The man who buries the lost lives in Marawi

Oct. 06, 2017

UNDERTAKER. Jelbin Darantinao says he offers a prayer before he starts digging the graves. “Please don’t scare me, I’m just doing my job,” he says, as if speaking to the departed. (Photo by Divina M. Suson /

MARAWI CITY, Philippines – For seven years, excavating canals and constructing roads are what Jelbin Darantinao has done for a living. But these days his employer has taken him to a role that reminds him of how a war refuses to choose which innocent lives it would take.

And every time he begins his work, he does so with a prayer.

“I am only doing my job. I’m just following orders,” Darantinao would say in silence.

Aboard a backhoe truck on Thursday morning, October 5, Darantinao dug the earth to bury dead bodies of those killed in the war between troops and the Daesh-inspired Maute group.

Darantinao, one of Lanao del Sur province’s heavy equipment operator, buried the remains of an estimated 40.

“Please don’t scare me,” Darantinao recalled of what hje prayed for before before the mass burial began.

This is the third time Marawi City has buried bodies since the war began in May 23. And another batch could be underway.

In June, eleven bodies, believed to be those of civilians killed by the militants, were buried in a public cemetery in the neighboring city of Iligan.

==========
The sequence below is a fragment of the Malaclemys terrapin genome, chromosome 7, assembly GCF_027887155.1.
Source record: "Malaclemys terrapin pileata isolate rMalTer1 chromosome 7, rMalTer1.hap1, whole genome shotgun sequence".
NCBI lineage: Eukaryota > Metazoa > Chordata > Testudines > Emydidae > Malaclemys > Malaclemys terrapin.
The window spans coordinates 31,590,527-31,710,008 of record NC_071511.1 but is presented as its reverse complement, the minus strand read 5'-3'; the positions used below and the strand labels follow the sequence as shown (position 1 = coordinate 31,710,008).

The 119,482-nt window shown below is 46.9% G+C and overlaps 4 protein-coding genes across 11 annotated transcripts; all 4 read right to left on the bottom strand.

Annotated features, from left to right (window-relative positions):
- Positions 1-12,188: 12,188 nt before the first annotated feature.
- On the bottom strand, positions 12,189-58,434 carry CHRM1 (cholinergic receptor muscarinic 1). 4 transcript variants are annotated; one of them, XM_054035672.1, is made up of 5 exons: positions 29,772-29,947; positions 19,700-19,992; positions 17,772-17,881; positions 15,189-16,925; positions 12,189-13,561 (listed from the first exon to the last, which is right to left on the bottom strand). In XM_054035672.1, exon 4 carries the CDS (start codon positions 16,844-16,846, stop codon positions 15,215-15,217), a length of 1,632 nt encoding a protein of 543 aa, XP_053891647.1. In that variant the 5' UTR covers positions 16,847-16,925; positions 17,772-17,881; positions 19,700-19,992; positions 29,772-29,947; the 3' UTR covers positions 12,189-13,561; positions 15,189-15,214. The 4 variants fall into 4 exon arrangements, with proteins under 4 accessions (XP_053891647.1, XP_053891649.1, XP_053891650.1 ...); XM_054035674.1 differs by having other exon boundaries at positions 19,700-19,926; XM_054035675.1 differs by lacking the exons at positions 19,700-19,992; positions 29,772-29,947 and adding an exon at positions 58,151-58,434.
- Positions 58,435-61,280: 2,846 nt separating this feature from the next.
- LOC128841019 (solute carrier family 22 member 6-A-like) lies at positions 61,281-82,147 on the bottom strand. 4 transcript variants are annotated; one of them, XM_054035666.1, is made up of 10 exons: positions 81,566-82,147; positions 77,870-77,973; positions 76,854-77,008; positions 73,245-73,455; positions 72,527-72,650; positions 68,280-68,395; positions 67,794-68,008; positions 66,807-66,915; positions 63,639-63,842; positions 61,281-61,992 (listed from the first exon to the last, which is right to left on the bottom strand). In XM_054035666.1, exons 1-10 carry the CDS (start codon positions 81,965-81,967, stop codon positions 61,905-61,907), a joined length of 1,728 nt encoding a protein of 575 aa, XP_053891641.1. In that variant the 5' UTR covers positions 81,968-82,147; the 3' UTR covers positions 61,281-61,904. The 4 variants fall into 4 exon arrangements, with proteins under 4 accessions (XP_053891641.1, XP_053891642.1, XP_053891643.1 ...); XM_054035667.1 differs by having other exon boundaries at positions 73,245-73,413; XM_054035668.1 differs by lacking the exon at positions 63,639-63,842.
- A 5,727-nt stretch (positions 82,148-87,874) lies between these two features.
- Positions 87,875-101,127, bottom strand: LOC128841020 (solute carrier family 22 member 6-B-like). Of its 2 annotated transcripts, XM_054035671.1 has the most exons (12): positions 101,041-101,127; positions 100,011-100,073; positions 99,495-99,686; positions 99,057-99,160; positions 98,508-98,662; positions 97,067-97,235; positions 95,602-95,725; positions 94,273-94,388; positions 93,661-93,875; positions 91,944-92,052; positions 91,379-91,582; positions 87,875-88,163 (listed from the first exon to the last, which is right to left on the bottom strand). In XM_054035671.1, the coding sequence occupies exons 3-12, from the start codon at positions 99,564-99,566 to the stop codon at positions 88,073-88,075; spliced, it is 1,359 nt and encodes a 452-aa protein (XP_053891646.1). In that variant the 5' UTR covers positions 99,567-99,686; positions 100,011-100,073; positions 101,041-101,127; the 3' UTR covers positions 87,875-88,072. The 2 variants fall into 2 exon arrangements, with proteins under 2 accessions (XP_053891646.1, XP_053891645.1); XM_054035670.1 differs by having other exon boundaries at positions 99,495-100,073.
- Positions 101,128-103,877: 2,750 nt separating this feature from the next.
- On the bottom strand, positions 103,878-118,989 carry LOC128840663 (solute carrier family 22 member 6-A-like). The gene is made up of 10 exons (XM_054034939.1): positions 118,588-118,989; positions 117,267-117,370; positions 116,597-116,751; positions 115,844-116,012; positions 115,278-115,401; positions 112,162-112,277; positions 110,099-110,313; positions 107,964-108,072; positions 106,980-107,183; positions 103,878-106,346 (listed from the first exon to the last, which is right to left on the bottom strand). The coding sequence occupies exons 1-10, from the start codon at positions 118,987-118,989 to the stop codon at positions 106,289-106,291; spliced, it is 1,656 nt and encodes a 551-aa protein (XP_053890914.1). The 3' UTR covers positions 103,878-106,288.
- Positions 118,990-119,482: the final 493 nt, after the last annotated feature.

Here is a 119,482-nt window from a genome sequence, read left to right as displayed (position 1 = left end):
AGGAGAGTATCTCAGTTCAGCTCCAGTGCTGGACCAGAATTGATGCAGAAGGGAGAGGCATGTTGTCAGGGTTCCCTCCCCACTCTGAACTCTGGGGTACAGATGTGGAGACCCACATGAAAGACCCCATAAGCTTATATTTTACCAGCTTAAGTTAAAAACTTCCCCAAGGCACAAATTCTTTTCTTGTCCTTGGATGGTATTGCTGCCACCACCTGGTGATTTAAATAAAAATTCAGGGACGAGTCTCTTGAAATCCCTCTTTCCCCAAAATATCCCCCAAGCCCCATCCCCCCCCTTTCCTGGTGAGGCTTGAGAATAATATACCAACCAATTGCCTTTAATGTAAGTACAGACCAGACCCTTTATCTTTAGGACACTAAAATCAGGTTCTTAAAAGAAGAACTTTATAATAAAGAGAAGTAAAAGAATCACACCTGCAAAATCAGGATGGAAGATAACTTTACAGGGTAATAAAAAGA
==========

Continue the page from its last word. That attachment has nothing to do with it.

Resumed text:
In the same month, four bodies of Maute members who were killed in an ambush at the boundaries in Pantar and Baloi, Lanao del Norte, were also buried in that same cemetery.

In all of these burials, Darantinao served as the backhoe truck operator.

“It’s an eerie feeling to bury a group of people you don’t even know. As a Christian, I believe that each person has a soul so I silently talk to them,” he said, explaining to why he says a prayer before the burials begin.

The military hopes to end the war in Marawi soon. But even so, Darantinao, a government employee, won’t likely be returning to his original task.

He has been assigned to join the clearing operations in Marawi, right in the heart of the war where he expects to see more dead bodies to be buried.

But despite how painful his work could get, Darantinao said he is willing to do all these. The only thing he hopes for, he said, is that after all the work has been done, he could still come home alive.

“I only wish that everything will be totally cleared when the military allows us to get inside and start our work…I have a family waiting for me to come home,” he said. (

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